“I think everyone can do something. I think everyone should do something. There are dozens of projects that could be undertaken within a couple of miles of the church.”

“But couldn’t you come up with a more gentle and tactful way of bringing it up?”

“I tried tact. My predecessor tried tact. So did his. I wanted to get their attention.”

“You did, but not in a good way.”

“Why do you say it’s not a good way?”

“Because they’re going to ask not to have you appointed again. You can’t do any good at all if you’re gone.”

“Perhaps I’ll do some good somewhere else.”

“I don’t think I like that dismissive attitude.”

“I didn’t mean to be dismissive. It’s important to me to try to get the members of the church to be disciples, and I believe that means being missionaries, whether it’s down the block or around the world. If doing so offends them, I’ll have to live with that. I don’t want to come up on judgment day and have Jesus ask me whether I ever told them they were called to be missionaries.”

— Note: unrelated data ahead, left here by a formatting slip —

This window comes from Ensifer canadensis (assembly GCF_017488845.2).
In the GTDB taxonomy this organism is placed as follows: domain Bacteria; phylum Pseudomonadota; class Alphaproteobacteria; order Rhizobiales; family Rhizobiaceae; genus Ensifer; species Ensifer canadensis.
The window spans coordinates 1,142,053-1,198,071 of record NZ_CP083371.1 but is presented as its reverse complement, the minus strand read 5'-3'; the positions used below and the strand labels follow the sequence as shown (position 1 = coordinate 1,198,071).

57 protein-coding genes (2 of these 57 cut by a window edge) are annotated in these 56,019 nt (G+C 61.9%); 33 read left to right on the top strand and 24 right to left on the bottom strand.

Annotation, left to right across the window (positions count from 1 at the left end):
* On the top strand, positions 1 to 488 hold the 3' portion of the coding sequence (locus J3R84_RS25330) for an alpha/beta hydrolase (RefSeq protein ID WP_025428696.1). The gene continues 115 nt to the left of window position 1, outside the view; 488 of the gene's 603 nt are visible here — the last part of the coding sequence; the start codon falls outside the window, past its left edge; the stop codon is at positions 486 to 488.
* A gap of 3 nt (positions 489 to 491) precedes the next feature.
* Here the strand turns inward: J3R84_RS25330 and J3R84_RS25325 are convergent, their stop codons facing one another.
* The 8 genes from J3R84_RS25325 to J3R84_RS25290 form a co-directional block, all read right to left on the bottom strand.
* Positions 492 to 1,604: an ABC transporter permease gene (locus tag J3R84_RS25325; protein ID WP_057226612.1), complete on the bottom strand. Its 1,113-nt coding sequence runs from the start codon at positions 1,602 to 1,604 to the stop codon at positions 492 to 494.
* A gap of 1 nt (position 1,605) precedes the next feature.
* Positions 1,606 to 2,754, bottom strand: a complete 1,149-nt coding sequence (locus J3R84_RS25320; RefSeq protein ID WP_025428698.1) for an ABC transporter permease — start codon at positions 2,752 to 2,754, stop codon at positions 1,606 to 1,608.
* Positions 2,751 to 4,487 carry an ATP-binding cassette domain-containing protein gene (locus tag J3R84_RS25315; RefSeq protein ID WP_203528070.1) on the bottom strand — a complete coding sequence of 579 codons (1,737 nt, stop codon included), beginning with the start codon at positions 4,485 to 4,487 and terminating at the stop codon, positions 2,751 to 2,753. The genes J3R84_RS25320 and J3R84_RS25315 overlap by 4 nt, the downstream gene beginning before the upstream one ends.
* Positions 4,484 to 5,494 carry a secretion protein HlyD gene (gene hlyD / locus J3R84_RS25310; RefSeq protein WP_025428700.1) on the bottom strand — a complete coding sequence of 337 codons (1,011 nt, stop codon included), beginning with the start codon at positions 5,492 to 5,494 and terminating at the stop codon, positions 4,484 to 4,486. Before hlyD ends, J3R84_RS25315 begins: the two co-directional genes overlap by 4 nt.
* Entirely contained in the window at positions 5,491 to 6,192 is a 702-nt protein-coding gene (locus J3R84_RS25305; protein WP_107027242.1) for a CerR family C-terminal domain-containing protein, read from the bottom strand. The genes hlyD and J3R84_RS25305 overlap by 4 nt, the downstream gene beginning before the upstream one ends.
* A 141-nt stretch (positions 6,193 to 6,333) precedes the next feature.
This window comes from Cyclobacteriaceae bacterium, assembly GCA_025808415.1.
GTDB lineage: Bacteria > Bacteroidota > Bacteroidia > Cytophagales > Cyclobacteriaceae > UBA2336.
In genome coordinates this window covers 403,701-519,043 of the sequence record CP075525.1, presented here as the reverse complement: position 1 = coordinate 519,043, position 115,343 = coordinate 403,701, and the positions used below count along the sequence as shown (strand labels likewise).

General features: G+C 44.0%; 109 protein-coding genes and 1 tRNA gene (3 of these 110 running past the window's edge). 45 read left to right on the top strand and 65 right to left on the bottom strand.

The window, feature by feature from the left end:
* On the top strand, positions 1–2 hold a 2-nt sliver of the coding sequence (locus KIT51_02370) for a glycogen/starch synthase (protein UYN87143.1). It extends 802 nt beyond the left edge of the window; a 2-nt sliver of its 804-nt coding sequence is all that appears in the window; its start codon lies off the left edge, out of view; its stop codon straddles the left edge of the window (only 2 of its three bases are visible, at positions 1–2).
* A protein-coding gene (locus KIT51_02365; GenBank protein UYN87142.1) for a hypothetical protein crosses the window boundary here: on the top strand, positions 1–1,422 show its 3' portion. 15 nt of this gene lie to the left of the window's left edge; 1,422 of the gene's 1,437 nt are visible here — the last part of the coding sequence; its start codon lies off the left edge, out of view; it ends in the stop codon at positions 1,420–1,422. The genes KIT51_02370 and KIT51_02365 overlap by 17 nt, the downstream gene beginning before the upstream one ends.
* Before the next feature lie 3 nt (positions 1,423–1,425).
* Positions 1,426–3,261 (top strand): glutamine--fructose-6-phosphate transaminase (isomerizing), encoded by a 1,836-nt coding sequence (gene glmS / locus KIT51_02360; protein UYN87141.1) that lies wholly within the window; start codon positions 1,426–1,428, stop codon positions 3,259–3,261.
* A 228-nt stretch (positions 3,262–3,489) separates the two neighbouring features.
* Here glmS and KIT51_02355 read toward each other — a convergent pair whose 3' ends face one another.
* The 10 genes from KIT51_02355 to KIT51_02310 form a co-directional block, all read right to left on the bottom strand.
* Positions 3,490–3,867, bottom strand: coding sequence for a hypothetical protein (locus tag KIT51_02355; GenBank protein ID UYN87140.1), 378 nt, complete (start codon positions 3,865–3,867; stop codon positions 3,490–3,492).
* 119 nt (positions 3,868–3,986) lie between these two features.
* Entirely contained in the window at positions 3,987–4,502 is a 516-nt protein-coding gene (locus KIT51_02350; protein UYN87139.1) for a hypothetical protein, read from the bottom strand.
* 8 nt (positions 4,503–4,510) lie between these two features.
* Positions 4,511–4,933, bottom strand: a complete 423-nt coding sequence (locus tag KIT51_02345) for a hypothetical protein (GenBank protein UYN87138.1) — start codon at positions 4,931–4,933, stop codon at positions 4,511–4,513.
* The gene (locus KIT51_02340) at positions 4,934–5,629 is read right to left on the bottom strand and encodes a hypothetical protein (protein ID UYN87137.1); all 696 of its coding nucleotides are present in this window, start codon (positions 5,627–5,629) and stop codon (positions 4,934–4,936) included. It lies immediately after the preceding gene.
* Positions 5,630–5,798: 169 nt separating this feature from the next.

“I see. I do think you could find a better way to do it. But let’s go on to the next issue. They think you’re lazy. Do you know why they think that?”

“Yes, that one I do know. I only preached at two services in the last two months.”

“That’s what the lay leader told me, but I wasn’t sure whether I should believe it. Why didn’t you preach those Sundays? Were you sick?”

“No, I wasn’t sick, and I was right there in the congregation. I had lay speakers preach on those Sunday mornings.”

“Lay speakers.” Jim paused. “I know you’ve really pushed lay speaking in your church, but if I had known that was happening earlier, I would have put a stop to it. You’re expected to be in the pulpit regularly on Sunday morning.”

“I think that’s wrong.”

“Wrong? It’s our standard practice.”

“The standard practice is wrong.” He was amazed that it didn’t sound arrogant. The conviction behind the sentence seemed to be beyond arrogance–absolute conviction. Then she continued. “When I arrived at that church there was only one lay speaker, and he had never spoken at anything. I arranged to have him preach for the first time. His training was not really that good, and I spent hours helping him with his sermon. He did very well. Now we have half a dozen lay speakers. That first lay speaker is now working full time at another church.”